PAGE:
PREFACE - Superintelligence: Paths, Dangers, Strategies - Nick Bostrom

Superintelligence: Paths, Dangers, Strategies - Nick Bostrom (2014)


Inside your cranium is the thing that does the reading. This thing, the human brain, has some capabilities that the brains of other animals lack. It is to these distinctive capabilities that we owe our dominant position on the planet. Other animals have stronger muscles and sharper claws, but we have cleverer brains. Our modest advantage in general intelligence has led us to develop language, technology, and complex social organization. The advantage has compounded over time, as each generation has built on the achievements of its predecessors.

If some day we build machine brains that surpass human brains in general intelligence, then this new superintelligence could become very powerful. And, as the fate of the gorillas now depends more on us humans than on the gorillas themselves, so the fate of our species would depend on the actions of the machine superintelligence.

We do have one advantage: we get to build the stuff. In principle, we could build a kind of superintelligence that would protect human values. We would certainly have strong reason to do so. In practice, the control problem—the problem of how to control what the superintelligence would do—looks quite difficult. It also looks like we will only get one chance. Once unfriendly superintelligence exists, it would prevent us from replacing it or changing its preferences. Our fate would be sealed.

In this book, I try to understand the challenge presented by the prospect of superintelligence, and how we might best respond. This is quite possibly the most important and most daunting challenge humanity has ever faced. And—whether we succeed or fail—it is probably the last challenge we will ever face.

It is no part of the argument in this book that we are on the threshold of a big breakthrough in artificial intelligence, or that we can predict with any precision when such a development might occur. It seems somewhat likely that it will happen sometime in this century, but we don’t know for sure. The first couple of chapters do discuss possible pathways and say something about the question of timing. The bulk of the book, however, is about what happens after. We study the kinetics of an intelligence explosion, the forms and powers of superintelligence, and the strategic choices available to a superintelligent agent that attains a decisive advantage. We then shift our focus to the control problem and ask what we could do to shape the initial conditions so as to achieve a survivable and beneficial outcome. Toward the end of the book, we zoom out and contemplate the larger picture that emerges from our investigations. Some suggestions are offered on what ought to be done now to increase our chances of avoiding an existential catastrophe later.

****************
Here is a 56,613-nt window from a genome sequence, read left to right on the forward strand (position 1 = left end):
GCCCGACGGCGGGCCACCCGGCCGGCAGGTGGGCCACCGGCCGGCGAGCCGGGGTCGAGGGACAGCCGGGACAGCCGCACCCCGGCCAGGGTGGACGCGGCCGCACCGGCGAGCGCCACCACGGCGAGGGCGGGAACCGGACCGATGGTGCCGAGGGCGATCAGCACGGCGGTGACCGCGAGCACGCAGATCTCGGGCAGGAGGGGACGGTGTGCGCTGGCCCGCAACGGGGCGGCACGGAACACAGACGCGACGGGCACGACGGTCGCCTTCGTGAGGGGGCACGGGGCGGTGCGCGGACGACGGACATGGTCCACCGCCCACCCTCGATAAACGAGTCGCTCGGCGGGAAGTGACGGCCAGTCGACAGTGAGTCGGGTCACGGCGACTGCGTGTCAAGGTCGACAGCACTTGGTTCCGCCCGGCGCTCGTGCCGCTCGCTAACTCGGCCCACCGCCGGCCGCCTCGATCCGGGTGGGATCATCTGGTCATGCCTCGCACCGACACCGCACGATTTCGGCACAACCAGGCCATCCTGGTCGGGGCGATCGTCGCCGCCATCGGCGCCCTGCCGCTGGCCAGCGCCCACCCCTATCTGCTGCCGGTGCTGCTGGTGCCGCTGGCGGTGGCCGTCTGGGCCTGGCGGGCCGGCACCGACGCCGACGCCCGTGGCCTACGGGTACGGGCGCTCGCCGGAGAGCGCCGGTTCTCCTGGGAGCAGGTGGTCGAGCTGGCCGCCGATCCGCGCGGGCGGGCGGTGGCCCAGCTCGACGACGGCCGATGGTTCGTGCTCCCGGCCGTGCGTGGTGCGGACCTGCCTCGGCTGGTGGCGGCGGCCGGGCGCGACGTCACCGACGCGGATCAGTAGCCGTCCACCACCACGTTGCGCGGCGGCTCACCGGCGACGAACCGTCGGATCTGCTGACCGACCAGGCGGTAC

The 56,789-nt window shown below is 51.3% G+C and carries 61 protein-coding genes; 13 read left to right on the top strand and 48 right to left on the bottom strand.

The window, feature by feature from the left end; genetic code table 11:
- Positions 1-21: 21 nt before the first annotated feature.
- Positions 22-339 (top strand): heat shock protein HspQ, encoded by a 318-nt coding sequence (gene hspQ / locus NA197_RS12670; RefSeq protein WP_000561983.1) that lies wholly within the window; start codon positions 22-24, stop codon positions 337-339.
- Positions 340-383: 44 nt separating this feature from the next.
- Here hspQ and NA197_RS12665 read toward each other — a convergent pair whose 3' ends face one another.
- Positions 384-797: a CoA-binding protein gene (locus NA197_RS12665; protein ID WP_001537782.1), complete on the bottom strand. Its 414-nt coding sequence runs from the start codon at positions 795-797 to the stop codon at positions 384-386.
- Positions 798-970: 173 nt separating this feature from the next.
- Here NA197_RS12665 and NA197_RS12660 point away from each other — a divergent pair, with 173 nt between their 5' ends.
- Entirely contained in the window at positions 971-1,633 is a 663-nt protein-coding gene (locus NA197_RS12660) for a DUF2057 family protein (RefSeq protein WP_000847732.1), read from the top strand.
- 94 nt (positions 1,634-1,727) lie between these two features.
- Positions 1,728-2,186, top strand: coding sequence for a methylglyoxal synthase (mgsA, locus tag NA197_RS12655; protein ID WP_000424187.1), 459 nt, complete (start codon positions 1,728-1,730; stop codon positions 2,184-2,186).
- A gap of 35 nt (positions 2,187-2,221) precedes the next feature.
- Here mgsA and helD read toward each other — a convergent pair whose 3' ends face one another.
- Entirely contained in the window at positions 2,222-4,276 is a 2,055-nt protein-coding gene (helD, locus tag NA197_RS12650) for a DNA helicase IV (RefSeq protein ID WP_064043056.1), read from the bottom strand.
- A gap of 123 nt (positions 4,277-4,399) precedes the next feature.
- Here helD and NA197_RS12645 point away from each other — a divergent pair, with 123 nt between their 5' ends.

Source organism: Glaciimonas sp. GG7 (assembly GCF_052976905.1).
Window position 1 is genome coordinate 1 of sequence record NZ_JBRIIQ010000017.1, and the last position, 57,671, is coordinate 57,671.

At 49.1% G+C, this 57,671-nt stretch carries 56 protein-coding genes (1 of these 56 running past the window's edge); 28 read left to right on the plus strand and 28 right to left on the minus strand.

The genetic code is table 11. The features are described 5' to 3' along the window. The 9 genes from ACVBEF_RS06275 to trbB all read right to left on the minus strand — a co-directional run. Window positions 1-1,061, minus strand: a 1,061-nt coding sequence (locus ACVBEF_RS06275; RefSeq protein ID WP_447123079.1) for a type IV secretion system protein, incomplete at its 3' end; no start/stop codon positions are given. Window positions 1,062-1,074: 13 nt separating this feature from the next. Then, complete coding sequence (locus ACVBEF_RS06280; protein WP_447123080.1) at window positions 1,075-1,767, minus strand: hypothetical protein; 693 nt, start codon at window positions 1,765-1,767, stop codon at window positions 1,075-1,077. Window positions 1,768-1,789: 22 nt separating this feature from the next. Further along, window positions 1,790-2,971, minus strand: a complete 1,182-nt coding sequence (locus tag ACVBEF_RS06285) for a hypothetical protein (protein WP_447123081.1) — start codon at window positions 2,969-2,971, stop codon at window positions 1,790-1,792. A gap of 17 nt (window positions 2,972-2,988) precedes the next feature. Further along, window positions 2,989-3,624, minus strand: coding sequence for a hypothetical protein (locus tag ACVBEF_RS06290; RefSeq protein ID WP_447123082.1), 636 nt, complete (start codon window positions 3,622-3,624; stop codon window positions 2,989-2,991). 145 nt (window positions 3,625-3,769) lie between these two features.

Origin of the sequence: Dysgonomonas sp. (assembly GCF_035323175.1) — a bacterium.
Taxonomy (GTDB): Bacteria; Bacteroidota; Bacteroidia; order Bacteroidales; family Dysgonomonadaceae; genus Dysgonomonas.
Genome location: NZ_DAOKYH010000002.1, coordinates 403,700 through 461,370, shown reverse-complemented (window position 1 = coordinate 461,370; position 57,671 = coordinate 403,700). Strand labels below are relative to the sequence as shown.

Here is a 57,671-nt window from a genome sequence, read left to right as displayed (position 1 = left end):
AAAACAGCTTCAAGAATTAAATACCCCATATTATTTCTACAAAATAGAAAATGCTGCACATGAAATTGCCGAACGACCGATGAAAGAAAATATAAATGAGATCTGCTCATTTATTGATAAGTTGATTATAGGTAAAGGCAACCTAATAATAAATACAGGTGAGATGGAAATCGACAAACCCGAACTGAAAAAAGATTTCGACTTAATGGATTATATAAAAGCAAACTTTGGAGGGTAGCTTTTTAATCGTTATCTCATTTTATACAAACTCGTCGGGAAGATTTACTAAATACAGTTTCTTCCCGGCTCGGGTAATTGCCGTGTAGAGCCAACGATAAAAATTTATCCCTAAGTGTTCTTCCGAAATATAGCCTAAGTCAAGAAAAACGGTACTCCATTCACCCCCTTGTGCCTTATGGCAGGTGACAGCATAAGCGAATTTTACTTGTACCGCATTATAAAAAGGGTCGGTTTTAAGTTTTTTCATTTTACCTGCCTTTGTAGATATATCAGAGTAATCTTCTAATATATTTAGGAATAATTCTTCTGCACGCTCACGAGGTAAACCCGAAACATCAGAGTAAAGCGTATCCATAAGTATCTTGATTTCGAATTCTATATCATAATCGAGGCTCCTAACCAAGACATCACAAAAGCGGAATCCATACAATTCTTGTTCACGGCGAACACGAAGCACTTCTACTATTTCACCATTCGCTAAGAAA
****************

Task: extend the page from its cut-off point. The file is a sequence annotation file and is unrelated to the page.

This has not been an easy book to write. I hope the path that has been cleared will enable other investigators to reach the new frontier more swiftly and conveniently, so that they can arrive there fresh and ready to join the work to further expand the reach of our comprehension. (And if the way that has been made is a little bumpy and bendy, I hope that reviewers, in judging the result, will not underestimate the hostility of the terrain ex ante!)

This has not been an easy book to write: I have tried to make it an easy book to read, but I don’t think I have quite succeeded. When writing, I had in mind as the target audience an earlier time-slice of myself, and I tried to produce a kind of book that I would have enjoyed reading. This could prove a narrow demographic. Nevertheless, I think that the content should be accessible to many people, if they put some thought into it and resist the temptation to instantaneously misunderstand each new idea by assimilating it with the most similar-sounding cliché available in their cultural larders. Non-technical readers should not be discouraged by the occasional bit of mathematics or specialized vocabulary, for it is always possible to glean the main point from the surrounding explanations. (Conversely, for those readers who want more of the nitty-gritty, there is quite a lot to be found among the endnotes.1)

Many of the points made in this book are probably wrong.2 It is also likely that there are considerations of critical importance that I fail to take into account, thereby invalidating some or all of my conclusions. I have gone to some length to indicate nuances and degrees of uncertainty throughout the text—encumbering it with an unsightly smudge of “possibly,” “might,” “may,” “could well,” “it seems,” “probably,” “very likely,” “almost certainly.” Each qualifier has been placed where it is carefully and deliberately. Yet these topical applications of epistemic modesty are not enough; they must be supplemented here by a systemic admission of uncertainty and fallibility. This is not false modesty: for while I believe that my book is likely to be seriously wrong and misleading, I think that the alternative views that have been presented in the literature are substantially worse—including the default view, or “null hypothesis,” according to which we can for the time being safely or reasonably ignore the prospect of superintelligence.